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Social intranets represent a cultural change at the company. Different people deal with change differently.
What matters is to support and accompany employees on the change journey. We will show you what points you should consider when carrying out a change project.
Technology alone is not enough. The new internal communication has to be embraced. This is the only way that a digital home (in the form of an intranet) can grow sustainably and establish itself. The corporate culture is the key pillar of a successful social intranet. The aim is to achieve lasting change and acceptance at the company, with employees motivated and empowered in the long term. A cultural shift takes time. The time needed to change habits. The time needed for new behaviors to take root in employees’ minds.
The challenge in this regard is to connect with all the various employee groups: whether opponents, skeptics, those who are neutral or plan to “wait and see,” or active supporters. A key role is played by the multipliers, who set a good example and support you in your endeavors.
What Does That Actually Mean?
The corporate culture influences how employees respond to the social intranet, and vice versa. That’s why it’s important to evaluate the status quo, question the corporate culture and, if necessary, adapt it before starting the project. What should internal communication be like in the future? What values should be conveyed to the workforce? Dialog with executives is a key aspect during the project phase.
A vision and a rethink in terms of communication are also important building blocks, moving away from top-down communication to bottom-up communication. This means disseminating information from different parts of the company instead of just cascading it down from above. A formulated vision for the social intranet is crucial to gaining employee acceptance and understanding. After all, you have a good reason for launching a social intranet – so communicate the aims and objectives of the project to your employees in order to prepare them for the upcoming change.
Change takes time. Employees are continuously faced with change and innovation in their day-to-day working lives. It is often forgotten that “your own team” needs time to understand and accept the change. You shouldn’t try to change too much, too quickly. Change isn’t a project with a set deadline. It’s an ongoing process.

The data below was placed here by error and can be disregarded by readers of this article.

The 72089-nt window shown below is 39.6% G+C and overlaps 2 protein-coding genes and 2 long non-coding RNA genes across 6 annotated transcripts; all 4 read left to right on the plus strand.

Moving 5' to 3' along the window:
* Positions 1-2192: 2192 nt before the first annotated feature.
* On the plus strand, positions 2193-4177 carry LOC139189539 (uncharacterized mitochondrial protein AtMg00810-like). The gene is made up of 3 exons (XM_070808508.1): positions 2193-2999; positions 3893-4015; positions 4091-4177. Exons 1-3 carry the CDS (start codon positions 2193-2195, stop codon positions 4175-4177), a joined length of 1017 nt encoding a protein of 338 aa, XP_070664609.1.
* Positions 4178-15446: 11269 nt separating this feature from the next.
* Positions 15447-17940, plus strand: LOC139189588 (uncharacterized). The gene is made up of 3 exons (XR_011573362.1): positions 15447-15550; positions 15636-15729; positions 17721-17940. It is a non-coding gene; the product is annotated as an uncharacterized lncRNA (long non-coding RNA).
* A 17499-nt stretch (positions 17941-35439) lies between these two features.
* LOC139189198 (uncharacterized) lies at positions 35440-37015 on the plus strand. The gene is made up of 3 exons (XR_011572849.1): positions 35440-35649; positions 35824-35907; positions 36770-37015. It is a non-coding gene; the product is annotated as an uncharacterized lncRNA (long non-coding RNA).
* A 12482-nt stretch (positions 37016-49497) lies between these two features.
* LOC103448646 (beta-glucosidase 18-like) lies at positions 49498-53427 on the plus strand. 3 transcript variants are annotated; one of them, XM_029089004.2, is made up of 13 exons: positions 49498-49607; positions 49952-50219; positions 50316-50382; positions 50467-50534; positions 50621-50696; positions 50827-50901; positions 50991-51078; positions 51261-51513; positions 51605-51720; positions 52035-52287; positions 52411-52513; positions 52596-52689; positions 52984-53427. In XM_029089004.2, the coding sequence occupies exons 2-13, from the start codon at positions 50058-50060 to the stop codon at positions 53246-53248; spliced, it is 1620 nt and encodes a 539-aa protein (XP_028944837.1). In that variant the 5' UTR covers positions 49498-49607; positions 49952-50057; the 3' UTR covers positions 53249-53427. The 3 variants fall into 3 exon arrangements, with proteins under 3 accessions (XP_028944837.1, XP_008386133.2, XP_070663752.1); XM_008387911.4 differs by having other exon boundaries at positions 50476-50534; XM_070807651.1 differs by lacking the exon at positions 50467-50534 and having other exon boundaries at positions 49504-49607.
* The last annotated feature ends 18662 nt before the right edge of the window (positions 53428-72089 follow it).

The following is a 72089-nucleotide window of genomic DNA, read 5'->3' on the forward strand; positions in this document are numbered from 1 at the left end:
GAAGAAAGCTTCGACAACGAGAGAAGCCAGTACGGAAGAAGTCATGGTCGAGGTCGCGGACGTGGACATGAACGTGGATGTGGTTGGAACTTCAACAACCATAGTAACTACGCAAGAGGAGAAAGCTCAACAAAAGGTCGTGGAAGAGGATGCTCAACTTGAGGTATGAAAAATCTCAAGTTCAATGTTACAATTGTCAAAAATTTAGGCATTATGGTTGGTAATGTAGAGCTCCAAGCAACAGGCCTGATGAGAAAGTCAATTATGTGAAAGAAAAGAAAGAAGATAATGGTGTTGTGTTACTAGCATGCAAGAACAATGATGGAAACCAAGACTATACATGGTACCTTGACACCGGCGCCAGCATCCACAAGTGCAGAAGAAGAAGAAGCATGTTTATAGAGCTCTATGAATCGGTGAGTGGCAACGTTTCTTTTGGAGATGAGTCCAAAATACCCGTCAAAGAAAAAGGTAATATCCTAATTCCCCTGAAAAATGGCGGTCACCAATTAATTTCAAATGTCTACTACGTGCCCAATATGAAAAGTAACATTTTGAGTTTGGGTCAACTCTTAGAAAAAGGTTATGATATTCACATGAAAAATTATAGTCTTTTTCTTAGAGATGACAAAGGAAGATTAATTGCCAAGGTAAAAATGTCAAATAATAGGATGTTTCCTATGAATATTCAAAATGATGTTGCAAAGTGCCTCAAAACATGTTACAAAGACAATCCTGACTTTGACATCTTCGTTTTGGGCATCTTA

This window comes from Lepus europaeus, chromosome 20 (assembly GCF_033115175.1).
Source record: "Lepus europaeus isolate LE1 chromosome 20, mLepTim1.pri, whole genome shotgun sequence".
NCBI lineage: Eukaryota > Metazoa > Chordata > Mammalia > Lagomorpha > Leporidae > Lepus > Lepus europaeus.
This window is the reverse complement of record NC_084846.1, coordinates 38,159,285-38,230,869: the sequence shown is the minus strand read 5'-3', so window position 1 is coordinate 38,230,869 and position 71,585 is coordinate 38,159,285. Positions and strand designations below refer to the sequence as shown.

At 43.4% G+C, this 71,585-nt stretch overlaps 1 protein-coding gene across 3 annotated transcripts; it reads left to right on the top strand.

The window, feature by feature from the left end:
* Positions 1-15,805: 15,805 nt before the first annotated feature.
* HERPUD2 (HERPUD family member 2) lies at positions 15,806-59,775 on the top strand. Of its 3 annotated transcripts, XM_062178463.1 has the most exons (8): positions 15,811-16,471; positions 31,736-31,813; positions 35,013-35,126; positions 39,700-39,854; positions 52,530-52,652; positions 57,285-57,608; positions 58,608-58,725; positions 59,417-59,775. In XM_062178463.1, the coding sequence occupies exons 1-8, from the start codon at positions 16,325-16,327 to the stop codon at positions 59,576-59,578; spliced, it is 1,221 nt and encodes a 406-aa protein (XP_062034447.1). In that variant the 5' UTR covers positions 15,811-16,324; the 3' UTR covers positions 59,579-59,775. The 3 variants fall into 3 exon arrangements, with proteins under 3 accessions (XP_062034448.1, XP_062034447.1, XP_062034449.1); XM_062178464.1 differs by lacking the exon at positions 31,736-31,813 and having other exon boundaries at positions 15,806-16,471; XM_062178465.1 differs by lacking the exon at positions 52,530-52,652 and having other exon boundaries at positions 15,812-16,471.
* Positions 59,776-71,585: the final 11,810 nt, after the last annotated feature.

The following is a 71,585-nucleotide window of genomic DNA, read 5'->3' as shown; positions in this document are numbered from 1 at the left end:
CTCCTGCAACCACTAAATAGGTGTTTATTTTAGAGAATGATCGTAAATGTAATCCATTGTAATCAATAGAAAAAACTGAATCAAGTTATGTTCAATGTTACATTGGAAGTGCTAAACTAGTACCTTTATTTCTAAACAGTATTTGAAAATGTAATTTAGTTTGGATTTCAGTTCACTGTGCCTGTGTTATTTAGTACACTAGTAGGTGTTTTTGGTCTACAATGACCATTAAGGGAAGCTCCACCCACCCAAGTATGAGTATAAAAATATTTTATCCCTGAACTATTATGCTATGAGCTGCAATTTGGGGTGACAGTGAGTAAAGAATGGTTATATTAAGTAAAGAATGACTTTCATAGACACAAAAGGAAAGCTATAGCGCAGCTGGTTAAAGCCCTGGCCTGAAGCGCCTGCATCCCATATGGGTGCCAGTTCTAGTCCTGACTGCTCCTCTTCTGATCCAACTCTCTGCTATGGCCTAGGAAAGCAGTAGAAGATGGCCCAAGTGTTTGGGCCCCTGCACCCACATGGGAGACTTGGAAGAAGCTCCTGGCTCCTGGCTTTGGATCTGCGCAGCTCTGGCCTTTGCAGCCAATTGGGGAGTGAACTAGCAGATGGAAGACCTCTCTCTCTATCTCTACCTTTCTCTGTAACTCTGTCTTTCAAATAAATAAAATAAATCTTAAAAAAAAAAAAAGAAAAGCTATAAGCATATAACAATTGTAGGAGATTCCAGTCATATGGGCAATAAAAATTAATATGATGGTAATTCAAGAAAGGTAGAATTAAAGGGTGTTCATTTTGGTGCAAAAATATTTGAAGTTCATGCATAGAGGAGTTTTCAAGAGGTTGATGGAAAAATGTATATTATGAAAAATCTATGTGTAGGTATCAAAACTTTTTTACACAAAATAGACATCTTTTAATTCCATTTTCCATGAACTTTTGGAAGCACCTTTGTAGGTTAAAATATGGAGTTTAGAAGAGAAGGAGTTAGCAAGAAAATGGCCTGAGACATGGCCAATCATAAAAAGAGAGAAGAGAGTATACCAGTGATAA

What Does That Actually Mean?
Get your colleagues on board as soon as possible and inform them of the upcoming change. Emphasize the benefits of the new social intranet and communicate as transparently as possible – after all, the social intranet is supposed to benefit users and be an enjoyable experience. The earlier employees are informed and the better they understand the benefits, the sooner they will accept the new social intranet.
From the employees’ point of view, transparent communication is the be-all and end-all when it comes to change processes. When introducing a social intranet, this means presenting the specific benefits and ways in which a social intranet can simplify everyday working life. This is also important in terms of gaining multipliers for your project.
Are There Any Current Problems That Could Be Solved?
Consider the specific usage scenarios that are relevant to your target groups. Not every employee has the same workday, which means that different employees will use the social intranet in different ways.
A social intranet doesn’t just add value for the workforce. It’s a great source of feedback for you, as the person in charge. You get closer to your employees, allowing you to identify their interests and find out what information they are looking for. This is important in terms of providing the employees with interesting and relevant information in the future.
A rocky road lies ahead if you go it alone. Look for supporters within the company. First and foremost, executives are an important part of the change project, so get the leadership team on board as soon as you can. Here, it is imperative to provide them with a summary of the benefits of the social intranet for the company and the teams within it. At the same time, a social intranet should further the corporate goals.
Multipliers will remain a key success factor as the project progresses. They reassure the employees and bolster acceptance. When they see active role models, employees lose their inhibitions about using the new medium.
Eight questions that you should ask yourself:
- How can old ways of thinking be discarded?
- Why does the new social intranet make sense?
- In which areas does the social intranet support collaboration?
- How can a social intranet support employees in their day-to-day working lives?
- What specific usage scenarios apply to each target group?
- How can employees’ concerns about the changeover be dispelled?
- How does a social intranet further the corporate goals?
- How can executives be brought on board?